Syed Haseeb Arfath founded Kerberon Automations to offer public bicycle sharing networks in Bengaluru. “Solving problems of people provides a joy that is well worth the effort,” he advises. Thing big and take calculated risks; action-oriented dreams and motivation can help succeed in the long run.

Rajiv Srivatsa graduated from IIT-Chennai and IIM-Bangalore, and relocated to India after a Switzerland stint for Cognizant. The difficulty in setting up an apartment led him to found e-commerce site Urban Ladder for furniture. “Success fuels passion,” he says, recalling how his passion in furniture solutions was low in the beginning but grew as he understood it better.

“How to handle rejection even though something was fantastic – that’s something I learnt,” he adds, defining an entrepreneur as someone who “wants to create massive impact and value in the long run, without running behind money or short-term fame.”

Doctors profiled in the book include Vijay Joseph (plastic surgeon) and Sarojini Joseph (orthodontist), both in fields that are experiencing convergence in different ways. A sense of compassion, pride in working with one’s hands, and a blend of materials and aesthetics are key for success.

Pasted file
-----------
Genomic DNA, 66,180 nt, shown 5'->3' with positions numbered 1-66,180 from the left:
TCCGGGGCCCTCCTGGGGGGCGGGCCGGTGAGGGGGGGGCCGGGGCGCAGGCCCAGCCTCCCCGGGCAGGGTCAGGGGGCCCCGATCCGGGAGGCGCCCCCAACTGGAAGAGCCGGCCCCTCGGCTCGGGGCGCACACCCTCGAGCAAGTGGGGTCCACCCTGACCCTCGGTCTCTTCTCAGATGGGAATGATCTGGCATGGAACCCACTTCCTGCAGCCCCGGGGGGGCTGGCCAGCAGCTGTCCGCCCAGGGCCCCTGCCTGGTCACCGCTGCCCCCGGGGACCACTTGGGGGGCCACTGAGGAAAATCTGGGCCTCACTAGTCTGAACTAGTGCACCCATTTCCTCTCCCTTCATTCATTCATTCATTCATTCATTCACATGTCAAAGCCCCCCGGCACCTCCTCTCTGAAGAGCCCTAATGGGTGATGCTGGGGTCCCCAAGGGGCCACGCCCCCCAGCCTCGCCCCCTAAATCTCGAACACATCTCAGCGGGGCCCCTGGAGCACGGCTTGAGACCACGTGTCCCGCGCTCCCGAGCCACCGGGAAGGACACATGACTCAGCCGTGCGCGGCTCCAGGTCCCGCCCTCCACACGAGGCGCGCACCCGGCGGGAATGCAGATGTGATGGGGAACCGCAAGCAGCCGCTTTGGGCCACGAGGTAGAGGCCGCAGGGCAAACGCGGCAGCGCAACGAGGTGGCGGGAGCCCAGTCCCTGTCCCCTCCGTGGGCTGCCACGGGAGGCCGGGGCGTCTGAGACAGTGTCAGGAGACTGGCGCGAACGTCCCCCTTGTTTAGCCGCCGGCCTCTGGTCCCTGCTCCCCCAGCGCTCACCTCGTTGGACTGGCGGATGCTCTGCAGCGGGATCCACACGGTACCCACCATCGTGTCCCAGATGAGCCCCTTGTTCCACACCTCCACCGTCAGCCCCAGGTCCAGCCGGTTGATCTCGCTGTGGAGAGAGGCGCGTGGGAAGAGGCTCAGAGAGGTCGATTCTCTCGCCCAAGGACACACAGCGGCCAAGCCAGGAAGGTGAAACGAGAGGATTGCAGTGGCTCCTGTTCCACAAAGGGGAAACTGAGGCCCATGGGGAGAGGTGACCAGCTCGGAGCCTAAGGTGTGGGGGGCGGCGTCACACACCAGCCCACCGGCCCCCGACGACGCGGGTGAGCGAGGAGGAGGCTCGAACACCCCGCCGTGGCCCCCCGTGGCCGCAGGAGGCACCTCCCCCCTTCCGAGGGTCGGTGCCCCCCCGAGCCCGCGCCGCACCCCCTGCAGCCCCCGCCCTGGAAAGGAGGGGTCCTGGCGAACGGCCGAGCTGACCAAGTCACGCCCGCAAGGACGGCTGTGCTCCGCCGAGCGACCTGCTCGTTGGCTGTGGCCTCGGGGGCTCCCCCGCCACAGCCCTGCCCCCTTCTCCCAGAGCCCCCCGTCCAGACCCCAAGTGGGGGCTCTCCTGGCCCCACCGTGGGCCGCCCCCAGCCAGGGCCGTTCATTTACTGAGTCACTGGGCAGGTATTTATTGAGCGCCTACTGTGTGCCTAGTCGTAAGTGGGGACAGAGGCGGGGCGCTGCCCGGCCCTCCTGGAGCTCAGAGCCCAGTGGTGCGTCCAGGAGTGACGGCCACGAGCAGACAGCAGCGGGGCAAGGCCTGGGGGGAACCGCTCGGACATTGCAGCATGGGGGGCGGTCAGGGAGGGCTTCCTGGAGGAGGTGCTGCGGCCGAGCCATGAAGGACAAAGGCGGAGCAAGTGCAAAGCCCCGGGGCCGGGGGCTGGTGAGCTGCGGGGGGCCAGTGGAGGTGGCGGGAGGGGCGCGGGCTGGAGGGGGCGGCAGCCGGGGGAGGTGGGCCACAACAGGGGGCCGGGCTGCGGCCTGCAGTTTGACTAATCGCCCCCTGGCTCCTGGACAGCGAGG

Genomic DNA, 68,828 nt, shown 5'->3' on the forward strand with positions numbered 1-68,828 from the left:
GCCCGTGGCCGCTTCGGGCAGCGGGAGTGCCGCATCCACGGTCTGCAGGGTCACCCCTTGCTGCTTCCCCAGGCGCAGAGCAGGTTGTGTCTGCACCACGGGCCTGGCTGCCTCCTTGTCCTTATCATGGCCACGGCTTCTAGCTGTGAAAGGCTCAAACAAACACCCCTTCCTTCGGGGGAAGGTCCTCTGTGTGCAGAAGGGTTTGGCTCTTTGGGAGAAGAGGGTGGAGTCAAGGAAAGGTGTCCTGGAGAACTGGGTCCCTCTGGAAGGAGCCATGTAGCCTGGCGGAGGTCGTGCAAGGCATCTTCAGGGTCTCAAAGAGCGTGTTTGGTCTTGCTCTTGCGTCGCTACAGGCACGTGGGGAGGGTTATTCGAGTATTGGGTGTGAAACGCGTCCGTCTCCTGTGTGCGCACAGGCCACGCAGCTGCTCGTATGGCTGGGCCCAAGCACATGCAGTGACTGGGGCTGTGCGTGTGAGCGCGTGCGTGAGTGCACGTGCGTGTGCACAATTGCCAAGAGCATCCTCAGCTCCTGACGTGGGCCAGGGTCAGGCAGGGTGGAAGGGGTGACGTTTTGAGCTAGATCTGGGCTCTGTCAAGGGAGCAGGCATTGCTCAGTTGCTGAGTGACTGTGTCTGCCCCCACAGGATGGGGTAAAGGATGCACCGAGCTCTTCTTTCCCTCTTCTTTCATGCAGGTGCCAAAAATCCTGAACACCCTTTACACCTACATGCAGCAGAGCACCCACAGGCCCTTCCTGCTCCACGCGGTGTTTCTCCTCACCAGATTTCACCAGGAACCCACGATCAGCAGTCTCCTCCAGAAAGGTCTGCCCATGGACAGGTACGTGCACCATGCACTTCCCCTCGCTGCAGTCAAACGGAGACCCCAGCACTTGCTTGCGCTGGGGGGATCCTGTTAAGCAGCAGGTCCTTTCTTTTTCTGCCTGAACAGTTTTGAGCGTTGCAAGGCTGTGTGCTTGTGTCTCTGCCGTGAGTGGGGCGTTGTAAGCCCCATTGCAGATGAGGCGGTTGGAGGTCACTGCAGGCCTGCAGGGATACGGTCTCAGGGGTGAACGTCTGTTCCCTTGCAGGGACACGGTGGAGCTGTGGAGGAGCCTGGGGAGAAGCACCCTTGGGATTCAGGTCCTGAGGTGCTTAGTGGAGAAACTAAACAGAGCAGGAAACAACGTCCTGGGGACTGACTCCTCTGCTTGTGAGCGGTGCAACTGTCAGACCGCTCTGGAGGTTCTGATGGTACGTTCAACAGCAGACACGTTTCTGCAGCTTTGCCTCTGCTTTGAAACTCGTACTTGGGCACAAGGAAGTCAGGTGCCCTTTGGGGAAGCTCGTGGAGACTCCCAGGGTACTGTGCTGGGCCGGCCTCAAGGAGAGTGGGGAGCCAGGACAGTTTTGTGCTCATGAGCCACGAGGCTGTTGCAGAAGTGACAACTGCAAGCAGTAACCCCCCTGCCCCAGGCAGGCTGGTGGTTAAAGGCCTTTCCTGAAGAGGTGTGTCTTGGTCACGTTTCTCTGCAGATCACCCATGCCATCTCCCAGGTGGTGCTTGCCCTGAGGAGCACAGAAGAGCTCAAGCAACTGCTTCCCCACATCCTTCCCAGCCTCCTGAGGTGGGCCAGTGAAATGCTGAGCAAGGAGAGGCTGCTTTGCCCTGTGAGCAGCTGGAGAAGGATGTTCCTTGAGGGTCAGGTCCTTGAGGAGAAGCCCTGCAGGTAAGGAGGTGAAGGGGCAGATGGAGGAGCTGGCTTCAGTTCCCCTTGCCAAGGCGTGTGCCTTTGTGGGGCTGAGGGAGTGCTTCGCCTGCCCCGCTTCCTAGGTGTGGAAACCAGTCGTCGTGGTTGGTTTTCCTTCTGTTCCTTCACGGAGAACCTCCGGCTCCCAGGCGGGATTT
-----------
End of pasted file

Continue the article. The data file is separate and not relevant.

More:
Ashilesh Rao started off as an engineer and badminton player and then moved on to becoming an NLP coach. Such careers are good for those who are reflective, curious, empathetic and supportive in nature. Being an active listener and wanting to solve people’s problems along with having medical qualifications are necessary to become a successful psychiatrist.

Other entrepreneurs profiled in the book are from sectors like food. “Adiga’s wasn’t established as a brand overnight,” says restaurateur Radhakrishna Adiga, who started off with the Brahmin’s Coffee Bar in Basvangudi in Bengaluru. “Food styling is an art that’s becoming essential for the Indian restaurant business,” add Esha Singh and Raghuveer Rajkumar, founders of Café Mondo.

The book ends with useful checklists and charts for mapping one’s skills, hobbies, areas of improvement, role models, social impact areas, travel wishlists, and even contrasting with parents’ requirements.

Understand yourself, research and experiment with other careers, speak to experts, learn new skills, have healthy debates and invest in learning – these are some of Mala’s parting words of advice.

In sum, the book is a must read for those in the early stages of career planning or even career switching, and will be useful for parents as well to understand the changing face of India. The breadth of topics and profiles in the book makes it useful for a wide range of audiences, and it would be helpful to have an online curation of relevant tools and charts.